Excerpts from Roundtable Interview
   Zal Batmanglij and Brit Marling,
   Director and Main Character (and co-writers)
   “The East”
   Dallas, Texas, April 24, 2013

Presbyterian Outlook: OK, I have to ask about the prayer.
Brit Marling:  OK.
PO:  “Keep me strong, but don’t let me be weak”?
BM:  Yeah, Give me the strength to not be arrogant, but to not be weak, Yeah.
We were really interested in the idea that Sarah, who’s a religious person and a very moral person, finds herself in a very morally gray zone, in which there are no obvious answers.  She’s ex-FBI, she comes from being trained in law enforcement.  You know, our laws are based on a body of ethics that hopefully a society agrees upon. But in corporate espionage, which is the job she does now, there isn’t law enforcement, and what you’re really connected to is a profit margin, and making more money the next quarter than you did the quarter before.  So I think she finds herself in a really morally gray zone during her Deep Cover experience with “The East,” and I think she goes on this journey, she’s in this anarchic space, and they will often speak against organized religion.
PO:  That was one of the lines in the movie, against the church.
BM:  Yeah, her experience in connecting with other people, and connecting with nature, actually makes her spirituality deeper.  I think the spiritual side of her actually deepens on this journey, and that’s why the film ends with her prayer, and the Amen.  Even though a lot of her perspective has changed, she’s still the same person.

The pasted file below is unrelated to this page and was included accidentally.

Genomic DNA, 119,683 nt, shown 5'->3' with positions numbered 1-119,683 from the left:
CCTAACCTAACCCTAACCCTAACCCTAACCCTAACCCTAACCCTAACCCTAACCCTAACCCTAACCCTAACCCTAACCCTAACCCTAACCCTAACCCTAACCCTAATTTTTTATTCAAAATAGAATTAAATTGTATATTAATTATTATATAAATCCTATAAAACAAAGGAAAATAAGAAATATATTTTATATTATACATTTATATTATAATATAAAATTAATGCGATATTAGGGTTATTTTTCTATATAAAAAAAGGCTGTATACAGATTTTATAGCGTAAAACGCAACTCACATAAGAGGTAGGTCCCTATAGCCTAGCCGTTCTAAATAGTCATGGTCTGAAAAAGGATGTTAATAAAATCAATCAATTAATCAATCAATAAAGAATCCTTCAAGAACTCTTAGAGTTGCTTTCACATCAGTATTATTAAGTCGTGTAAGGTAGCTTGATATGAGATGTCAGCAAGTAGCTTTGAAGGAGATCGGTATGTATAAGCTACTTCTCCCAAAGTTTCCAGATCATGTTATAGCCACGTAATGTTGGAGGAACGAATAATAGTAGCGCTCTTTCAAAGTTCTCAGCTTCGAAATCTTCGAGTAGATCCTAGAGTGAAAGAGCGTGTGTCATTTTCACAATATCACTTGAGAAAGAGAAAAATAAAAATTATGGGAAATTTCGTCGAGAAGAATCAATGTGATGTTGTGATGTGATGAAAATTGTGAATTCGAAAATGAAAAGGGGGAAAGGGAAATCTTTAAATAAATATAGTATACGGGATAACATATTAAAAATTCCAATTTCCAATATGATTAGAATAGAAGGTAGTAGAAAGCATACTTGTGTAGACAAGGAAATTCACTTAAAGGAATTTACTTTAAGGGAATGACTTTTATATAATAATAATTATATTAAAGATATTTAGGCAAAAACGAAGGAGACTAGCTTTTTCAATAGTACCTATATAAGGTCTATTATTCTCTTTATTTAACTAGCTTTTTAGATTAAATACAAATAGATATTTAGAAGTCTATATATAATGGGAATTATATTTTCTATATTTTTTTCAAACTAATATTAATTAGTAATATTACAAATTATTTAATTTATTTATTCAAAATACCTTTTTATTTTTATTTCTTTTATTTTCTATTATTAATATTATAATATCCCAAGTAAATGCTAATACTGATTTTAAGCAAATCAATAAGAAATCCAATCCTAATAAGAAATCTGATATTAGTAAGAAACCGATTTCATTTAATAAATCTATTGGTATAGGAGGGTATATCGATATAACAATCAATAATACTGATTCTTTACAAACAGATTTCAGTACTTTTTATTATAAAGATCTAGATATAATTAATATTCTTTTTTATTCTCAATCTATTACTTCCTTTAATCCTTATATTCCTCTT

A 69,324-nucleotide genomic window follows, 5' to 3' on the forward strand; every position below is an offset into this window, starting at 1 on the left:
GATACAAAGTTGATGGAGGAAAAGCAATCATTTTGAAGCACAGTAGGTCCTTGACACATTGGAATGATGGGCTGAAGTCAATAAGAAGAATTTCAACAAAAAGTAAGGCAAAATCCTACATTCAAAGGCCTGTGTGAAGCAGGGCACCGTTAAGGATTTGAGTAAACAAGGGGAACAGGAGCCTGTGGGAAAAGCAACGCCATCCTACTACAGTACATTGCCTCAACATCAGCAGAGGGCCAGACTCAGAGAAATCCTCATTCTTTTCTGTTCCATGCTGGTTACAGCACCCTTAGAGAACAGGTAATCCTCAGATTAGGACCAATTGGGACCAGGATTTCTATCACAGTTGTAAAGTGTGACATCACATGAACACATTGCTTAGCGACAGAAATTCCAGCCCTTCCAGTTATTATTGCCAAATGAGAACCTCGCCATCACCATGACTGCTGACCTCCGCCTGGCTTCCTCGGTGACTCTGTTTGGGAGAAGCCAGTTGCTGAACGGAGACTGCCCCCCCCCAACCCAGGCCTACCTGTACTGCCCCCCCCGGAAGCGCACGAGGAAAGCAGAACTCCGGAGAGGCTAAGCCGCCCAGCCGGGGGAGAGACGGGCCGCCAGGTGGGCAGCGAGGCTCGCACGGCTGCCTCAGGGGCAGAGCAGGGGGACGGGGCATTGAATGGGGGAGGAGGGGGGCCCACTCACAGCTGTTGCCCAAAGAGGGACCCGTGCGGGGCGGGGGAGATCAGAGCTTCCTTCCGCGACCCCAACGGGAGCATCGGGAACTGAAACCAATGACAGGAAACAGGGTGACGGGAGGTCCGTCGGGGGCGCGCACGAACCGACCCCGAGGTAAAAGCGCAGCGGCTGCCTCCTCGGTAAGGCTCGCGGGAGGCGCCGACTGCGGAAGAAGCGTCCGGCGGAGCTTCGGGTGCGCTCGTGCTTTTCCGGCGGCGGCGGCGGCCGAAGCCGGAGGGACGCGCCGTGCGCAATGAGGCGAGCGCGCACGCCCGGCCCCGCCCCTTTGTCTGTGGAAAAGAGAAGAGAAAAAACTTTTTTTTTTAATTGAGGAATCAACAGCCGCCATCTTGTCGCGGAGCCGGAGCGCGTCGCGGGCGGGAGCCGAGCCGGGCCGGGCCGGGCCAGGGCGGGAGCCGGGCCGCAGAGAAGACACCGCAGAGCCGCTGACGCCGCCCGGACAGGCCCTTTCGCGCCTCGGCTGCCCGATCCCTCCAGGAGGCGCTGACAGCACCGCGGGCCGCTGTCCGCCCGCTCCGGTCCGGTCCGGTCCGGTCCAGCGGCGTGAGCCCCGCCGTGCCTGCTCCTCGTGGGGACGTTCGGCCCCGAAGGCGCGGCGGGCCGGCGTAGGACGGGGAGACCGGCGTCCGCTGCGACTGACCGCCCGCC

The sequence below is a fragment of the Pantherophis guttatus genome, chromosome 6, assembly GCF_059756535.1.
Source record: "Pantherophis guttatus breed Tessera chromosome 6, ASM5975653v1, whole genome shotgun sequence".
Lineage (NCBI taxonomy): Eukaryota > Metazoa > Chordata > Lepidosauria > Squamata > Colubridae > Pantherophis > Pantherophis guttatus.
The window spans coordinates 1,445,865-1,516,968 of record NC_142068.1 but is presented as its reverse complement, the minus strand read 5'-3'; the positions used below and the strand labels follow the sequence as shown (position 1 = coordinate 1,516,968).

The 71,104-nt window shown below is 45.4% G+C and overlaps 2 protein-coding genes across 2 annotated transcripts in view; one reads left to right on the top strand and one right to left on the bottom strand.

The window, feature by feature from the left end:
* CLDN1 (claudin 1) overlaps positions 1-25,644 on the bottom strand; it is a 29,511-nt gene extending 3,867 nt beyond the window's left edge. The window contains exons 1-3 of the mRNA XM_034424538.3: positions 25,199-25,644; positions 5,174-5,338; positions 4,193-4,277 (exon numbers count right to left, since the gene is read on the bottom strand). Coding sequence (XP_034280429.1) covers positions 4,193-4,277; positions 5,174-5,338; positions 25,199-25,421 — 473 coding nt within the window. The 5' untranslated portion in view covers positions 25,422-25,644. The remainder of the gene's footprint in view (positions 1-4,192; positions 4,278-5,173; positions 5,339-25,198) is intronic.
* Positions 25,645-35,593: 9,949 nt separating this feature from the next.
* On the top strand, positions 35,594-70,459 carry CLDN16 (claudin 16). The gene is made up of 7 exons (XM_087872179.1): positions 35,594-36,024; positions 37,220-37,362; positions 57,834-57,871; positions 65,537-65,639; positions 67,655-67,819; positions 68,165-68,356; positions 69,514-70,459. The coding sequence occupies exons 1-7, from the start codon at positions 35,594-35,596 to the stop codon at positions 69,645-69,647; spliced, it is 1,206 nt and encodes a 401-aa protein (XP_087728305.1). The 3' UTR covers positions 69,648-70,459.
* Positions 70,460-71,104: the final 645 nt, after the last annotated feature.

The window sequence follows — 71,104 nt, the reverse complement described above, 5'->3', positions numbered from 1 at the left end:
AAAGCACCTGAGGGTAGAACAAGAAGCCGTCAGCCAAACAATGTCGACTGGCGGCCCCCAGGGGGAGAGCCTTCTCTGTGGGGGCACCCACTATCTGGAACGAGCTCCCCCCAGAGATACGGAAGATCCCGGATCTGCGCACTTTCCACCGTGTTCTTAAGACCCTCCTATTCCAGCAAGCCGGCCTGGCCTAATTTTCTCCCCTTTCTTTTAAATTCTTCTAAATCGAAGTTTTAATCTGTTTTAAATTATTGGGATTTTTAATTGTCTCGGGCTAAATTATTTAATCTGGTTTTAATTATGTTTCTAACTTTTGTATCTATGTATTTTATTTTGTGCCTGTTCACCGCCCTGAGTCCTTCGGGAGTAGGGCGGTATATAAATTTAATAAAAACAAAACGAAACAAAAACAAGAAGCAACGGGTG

Zal Batmanglij:  And this is not a woman who loses her religion, this is a woman who finds her religion. 
PO:  Did you base this script on your own experience?
ZB:  In the summer of 2009, we lived with various direct action groups:  anarchist farmers, you know, collectives.  So we had direct experience with these people, and were very moved by their way of living.  And also fascinated by it.  But actually, when it came time to write the movie, “The East” is a completely imagined group, inspired by that summer, and our travels, more for the texture of that world, and the texture of those characters.  The direct actions they did were inspired by our frustrations about the headlines we were reading in the news.  The actual corporate crimes in the story are exactly as they are, they’re not hyperbolized or dramatized for effect.  Like, there are drugs on the market that have permanent side effects.  There are companies that are poisoning the water systems and causing kids to die of cancer from that poisoned water. That’s all true and documented.  So we figured out a fictional way to sort of bring those stories into light, and have some sort of dramatic interaction with them.
Dr. Ronald P. Salfen, Minister, St. Stephen’s Presbyterian Church, Irving, Texas